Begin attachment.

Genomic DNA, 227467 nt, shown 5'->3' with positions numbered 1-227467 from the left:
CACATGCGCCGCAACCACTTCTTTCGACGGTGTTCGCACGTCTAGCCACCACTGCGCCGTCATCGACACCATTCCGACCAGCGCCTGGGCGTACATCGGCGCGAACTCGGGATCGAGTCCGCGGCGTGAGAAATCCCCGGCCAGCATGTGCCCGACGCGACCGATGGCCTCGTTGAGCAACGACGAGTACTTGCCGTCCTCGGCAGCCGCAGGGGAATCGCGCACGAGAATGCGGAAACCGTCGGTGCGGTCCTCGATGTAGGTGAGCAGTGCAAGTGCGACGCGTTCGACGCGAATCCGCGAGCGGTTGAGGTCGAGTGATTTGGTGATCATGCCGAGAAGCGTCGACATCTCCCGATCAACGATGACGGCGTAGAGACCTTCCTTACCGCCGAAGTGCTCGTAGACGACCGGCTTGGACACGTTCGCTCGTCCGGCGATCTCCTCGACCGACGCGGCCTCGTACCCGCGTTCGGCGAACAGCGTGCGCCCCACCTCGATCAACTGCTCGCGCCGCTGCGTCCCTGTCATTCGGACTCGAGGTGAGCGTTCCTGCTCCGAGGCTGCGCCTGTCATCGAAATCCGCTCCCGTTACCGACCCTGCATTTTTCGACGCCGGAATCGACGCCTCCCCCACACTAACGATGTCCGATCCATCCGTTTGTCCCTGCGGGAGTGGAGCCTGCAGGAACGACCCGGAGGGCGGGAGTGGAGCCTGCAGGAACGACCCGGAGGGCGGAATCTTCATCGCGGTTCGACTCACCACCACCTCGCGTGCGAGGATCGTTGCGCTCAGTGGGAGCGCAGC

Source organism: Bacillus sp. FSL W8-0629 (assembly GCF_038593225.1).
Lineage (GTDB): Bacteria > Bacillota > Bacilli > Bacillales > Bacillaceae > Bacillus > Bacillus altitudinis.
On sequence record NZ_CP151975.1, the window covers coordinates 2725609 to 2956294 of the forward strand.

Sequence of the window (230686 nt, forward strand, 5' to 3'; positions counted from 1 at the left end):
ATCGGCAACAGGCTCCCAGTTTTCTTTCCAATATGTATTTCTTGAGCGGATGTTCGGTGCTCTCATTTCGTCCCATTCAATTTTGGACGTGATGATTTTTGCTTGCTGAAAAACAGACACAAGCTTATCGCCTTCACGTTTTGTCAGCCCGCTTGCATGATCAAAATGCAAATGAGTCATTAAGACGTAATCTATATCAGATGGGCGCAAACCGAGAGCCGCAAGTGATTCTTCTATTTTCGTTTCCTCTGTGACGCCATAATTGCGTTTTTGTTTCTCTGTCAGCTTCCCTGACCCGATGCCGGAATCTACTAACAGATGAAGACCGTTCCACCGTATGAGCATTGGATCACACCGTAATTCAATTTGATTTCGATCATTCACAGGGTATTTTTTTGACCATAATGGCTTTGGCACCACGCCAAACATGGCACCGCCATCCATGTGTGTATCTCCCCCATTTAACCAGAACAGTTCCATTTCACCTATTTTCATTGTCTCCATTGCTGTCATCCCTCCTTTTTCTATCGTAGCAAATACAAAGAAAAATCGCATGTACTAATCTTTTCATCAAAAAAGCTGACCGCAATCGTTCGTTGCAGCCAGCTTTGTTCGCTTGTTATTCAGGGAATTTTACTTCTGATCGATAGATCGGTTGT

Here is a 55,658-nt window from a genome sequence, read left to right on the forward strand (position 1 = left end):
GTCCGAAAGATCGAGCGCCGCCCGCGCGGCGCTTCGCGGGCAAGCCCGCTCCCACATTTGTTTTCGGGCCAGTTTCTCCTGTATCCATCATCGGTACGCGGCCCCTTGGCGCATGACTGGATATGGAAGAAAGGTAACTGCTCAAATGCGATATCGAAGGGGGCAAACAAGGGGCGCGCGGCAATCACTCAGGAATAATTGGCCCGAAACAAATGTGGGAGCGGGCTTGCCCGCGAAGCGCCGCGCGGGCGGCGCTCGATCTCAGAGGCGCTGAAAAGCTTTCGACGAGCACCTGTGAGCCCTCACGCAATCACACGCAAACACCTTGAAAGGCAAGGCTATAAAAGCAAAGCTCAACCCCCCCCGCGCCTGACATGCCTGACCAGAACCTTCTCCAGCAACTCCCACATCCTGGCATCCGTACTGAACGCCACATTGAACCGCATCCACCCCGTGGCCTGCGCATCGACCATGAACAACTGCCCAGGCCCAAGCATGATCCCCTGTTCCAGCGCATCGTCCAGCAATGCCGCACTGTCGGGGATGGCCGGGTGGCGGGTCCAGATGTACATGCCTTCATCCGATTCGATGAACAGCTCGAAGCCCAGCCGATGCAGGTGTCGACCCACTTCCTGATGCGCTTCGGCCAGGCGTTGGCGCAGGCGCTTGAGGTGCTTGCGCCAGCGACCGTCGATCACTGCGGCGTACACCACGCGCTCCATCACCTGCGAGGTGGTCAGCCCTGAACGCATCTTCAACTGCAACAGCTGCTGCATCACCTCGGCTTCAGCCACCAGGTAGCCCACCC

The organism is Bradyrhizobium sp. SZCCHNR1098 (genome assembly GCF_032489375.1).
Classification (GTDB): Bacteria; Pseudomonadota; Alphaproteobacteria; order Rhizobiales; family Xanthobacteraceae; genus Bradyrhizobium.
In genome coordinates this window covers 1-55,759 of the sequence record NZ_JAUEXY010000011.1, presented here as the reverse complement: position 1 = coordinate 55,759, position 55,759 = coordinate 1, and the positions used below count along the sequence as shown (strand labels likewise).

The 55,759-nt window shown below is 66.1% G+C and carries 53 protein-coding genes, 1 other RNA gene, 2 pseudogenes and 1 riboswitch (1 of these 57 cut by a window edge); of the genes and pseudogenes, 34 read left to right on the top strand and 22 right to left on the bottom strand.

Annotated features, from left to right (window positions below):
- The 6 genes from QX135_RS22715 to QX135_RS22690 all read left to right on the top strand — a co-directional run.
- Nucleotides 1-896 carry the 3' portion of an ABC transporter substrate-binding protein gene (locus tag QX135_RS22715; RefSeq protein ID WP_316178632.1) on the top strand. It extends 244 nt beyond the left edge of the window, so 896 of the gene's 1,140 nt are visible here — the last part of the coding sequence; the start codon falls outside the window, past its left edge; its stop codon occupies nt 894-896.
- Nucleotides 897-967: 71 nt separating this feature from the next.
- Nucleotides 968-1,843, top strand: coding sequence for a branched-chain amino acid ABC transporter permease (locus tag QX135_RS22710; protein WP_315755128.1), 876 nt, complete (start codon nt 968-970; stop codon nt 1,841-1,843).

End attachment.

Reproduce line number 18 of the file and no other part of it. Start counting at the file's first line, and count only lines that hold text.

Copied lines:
- Nucleotides 968-1,843, top strand: coding sequence for a branched-chain amino acid ABC transporter permease (locus tag QX135_RS22710; protein WP_315755128.1), 876 nt, complete (start codon nt 968-970; stop codon nt 1,841-1,843).